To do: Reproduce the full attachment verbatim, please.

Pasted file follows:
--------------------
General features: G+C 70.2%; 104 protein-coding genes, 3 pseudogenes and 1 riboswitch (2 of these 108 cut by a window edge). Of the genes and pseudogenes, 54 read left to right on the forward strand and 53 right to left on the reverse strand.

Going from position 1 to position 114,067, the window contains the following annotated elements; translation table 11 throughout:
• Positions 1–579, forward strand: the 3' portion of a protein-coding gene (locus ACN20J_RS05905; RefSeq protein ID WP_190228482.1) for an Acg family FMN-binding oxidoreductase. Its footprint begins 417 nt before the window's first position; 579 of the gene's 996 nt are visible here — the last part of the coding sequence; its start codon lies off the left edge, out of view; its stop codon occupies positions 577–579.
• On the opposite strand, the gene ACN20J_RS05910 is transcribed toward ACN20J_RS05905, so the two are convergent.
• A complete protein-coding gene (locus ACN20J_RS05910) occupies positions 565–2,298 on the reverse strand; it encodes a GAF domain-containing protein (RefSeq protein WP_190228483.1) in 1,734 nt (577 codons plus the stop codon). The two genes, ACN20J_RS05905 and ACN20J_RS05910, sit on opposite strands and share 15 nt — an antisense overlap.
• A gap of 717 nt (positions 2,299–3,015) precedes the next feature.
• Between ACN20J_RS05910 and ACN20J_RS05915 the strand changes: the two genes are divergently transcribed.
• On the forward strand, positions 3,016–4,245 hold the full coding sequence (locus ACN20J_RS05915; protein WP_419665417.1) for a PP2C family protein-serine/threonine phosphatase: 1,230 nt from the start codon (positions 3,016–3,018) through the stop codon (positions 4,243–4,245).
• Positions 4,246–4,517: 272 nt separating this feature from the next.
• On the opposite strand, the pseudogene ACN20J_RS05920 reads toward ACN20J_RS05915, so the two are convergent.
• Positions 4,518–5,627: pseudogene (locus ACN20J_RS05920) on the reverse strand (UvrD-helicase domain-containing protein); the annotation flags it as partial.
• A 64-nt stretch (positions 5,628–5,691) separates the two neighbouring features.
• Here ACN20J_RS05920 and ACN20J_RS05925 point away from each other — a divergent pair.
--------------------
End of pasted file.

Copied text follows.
General features: G+C 70.2%; 104 protein-coding genes, 3 pseudogenes and 1 riboswitch (2 of these 108 cut by a window edge). Of the genes and pseudogenes, 54 read left to right on the forward strand and 53 right to left on the reverse strand.

Going from position 1 to position 114,067, the window contains the following annotated elements; translation table 11 throughout:
• Positions 1–579, forward strand: the 3' portion of a protein-coding gene (locus ACN20J_RS05905; RefSeq protein ID WP_190228482.1) for an Acg family FMN-binding oxidoreductase. Its footprint begins 417 nt before the window's first position; 579 of the gene's 996 nt are visible here — the last part of the coding sequence; its start codon lies off the left edge, out of view; its stop codon occupies positions 577–579.
• On the opposite strand, the gene ACN20J_RS05910 is transcribed toward ACN20J_RS05905, so the two are convergent.
• A complete protein-coding gene (locus ACN20J_RS05910) occupies positions 565–2,298 on the reverse strand; it encodes a GAF domain-containing protein (RefSeq protein WP_190228483.1) in 1,734 nt (577 codons plus the stop codon). The two genes, ACN20J_RS05905 and ACN20J_RS05910, sit on opposite strands and share 15 nt — an antisense overlap.
• A gap of 717 nt (positions 2,299–3,015) precedes the next feature.
• Between ACN20J_RS05910 and ACN20J_RS05915 the strand changes: the two genes are divergently transcribed.
• On the forward strand, positions 3,016–4,245 hold the full coding sequence (locus ACN20J_RS05915; protein WP_419665417.1) for a PP2C family protein-serine/threonine phosphatase: 1,230 nt from the start codon (positions 3,016–3,018) through the stop codon (positions 4,243–4,245).
• Positions 4,246–4,517: 272 nt separating this feature from the next.
• On the opposite strand, the pseudogene ACN20J_RS05920 reads toward ACN20J_RS05915, so the two are convergent.
• Positions 4,518–5,627: pseudogene (locus ACN20J_RS05920) on the reverse strand (UvrD-helicase domain-containing protein); the annotation flags it as partial.
• A 64-nt stretch (positions 5,628–5,691) separates the two neighbouring features.
• Here ACN20J_RS05920 and ACN20J_RS05925 point away from each other — a divergent pair.